A model and detailed calculations are presented to describe the flow of energy in a shocked solid consisting of large organic molecules. The shock excites the bulk phonons, which rapidly achieve a state of phonon equilibrium characterized by a phonon quasitemperature. The excess energy subsequently flows into the molecular vibrations, which are characterized by a vibrational quasitemperature. The multiphonon up pumping process occurs because of anharmonic coupling terms in the solid state potential surface. Of central importance are the lowest energy molecular vibrations, or "doorway" modes, through which mechanical energy enters and leaves the molecules. Using realistic experimental parameters, it is found that the quasitemperature increase of the internal molecular vibrations and equilibration between the phonons and vibrations is achieved on the time scale of a few tens of picoseconds. A new mechanism is presented for the generation of "hot spots" at defects. Defects are postulated to have somewhat greater anharmonic coupling, causing the vibrational temperature in defects to briefly overshoot the bulk. The influence of the higher defect vibrational temperature on chemical reactivity is calculated. It is shown that even small increases in defect anharmonic coupling have profound effects on the probability of shock induced chemistry. The anharmonic defect model predicts a size effect. The defect enhanced chemical reaction probability is reduced as the particle size is reduced.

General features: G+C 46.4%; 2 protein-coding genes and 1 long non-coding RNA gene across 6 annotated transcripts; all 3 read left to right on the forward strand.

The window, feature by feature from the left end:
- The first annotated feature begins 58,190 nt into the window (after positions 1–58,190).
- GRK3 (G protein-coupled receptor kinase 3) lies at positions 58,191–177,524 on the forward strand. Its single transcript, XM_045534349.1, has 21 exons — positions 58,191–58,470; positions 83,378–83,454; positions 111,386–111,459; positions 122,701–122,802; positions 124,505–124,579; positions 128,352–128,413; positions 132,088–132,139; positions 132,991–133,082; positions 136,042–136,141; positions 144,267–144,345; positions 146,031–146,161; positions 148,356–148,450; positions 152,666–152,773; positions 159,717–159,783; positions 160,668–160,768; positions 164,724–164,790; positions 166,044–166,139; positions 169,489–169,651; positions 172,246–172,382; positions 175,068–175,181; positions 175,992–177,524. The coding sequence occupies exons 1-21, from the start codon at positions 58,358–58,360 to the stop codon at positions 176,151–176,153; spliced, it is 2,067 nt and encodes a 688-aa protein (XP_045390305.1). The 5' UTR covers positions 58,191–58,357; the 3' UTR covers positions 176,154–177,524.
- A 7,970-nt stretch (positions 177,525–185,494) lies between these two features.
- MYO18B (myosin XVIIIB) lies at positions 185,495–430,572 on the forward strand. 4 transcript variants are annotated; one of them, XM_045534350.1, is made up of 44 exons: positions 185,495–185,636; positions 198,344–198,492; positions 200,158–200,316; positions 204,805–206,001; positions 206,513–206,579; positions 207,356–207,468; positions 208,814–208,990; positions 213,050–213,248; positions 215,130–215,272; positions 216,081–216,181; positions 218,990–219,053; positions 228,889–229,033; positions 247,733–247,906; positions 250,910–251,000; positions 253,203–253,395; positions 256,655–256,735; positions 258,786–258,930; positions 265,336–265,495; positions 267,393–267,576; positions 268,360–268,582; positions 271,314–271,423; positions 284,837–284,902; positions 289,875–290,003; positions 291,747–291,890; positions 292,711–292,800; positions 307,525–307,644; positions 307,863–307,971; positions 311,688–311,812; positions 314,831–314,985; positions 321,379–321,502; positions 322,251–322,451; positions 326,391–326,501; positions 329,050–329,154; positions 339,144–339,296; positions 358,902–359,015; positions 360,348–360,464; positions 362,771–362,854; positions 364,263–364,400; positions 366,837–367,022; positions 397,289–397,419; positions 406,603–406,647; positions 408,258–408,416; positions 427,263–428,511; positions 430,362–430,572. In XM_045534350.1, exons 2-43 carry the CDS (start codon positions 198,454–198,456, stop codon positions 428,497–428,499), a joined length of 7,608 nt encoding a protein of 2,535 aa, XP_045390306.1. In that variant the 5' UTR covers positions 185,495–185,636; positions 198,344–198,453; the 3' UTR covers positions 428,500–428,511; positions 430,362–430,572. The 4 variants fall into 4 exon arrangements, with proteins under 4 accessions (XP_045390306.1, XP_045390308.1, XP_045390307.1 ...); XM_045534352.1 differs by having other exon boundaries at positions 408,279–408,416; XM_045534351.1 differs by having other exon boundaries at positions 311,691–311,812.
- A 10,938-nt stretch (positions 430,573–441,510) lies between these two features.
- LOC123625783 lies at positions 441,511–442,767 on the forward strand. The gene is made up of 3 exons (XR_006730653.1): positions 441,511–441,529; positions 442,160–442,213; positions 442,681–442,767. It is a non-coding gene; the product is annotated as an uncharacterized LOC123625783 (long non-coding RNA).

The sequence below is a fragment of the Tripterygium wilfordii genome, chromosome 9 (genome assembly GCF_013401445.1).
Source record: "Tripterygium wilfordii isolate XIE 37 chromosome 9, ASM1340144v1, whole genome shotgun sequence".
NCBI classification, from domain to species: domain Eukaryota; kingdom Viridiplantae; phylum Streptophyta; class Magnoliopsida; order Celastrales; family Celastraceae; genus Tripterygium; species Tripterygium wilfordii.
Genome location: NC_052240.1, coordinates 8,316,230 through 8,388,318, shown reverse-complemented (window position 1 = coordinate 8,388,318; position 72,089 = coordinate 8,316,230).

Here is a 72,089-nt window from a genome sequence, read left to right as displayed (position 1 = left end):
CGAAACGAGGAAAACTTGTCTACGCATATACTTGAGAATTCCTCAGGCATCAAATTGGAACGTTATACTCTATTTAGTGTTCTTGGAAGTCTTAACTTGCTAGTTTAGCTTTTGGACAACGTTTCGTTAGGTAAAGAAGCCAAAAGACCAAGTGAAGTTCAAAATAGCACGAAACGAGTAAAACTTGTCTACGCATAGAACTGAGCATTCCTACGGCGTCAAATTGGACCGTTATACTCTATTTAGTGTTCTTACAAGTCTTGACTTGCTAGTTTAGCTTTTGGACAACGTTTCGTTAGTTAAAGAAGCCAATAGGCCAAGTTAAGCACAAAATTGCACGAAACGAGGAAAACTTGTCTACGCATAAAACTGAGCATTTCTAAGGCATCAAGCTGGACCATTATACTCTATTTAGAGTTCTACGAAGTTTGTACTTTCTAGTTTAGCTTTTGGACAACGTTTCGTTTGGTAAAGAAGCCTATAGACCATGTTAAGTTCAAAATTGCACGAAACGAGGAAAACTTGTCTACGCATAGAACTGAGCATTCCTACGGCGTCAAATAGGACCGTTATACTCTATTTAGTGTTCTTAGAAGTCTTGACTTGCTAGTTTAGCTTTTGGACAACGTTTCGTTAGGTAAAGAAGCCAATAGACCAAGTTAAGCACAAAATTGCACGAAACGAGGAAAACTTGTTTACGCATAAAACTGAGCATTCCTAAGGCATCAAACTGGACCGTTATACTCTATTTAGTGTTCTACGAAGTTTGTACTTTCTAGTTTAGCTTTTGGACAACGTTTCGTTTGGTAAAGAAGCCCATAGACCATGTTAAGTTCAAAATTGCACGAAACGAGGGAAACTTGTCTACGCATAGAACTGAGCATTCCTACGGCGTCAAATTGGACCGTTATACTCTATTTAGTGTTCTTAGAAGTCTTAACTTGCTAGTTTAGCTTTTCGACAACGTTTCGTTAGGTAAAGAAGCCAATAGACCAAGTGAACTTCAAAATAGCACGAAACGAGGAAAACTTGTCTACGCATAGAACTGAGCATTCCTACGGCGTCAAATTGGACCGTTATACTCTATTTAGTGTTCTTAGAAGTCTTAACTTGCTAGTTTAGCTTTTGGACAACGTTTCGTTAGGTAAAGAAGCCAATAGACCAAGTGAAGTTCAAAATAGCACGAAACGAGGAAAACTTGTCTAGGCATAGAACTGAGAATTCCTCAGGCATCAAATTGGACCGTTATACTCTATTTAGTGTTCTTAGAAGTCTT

ASJC Scopus subject areas
- Physics and Astronomy(all)
- Physical and Theoretical Chemistry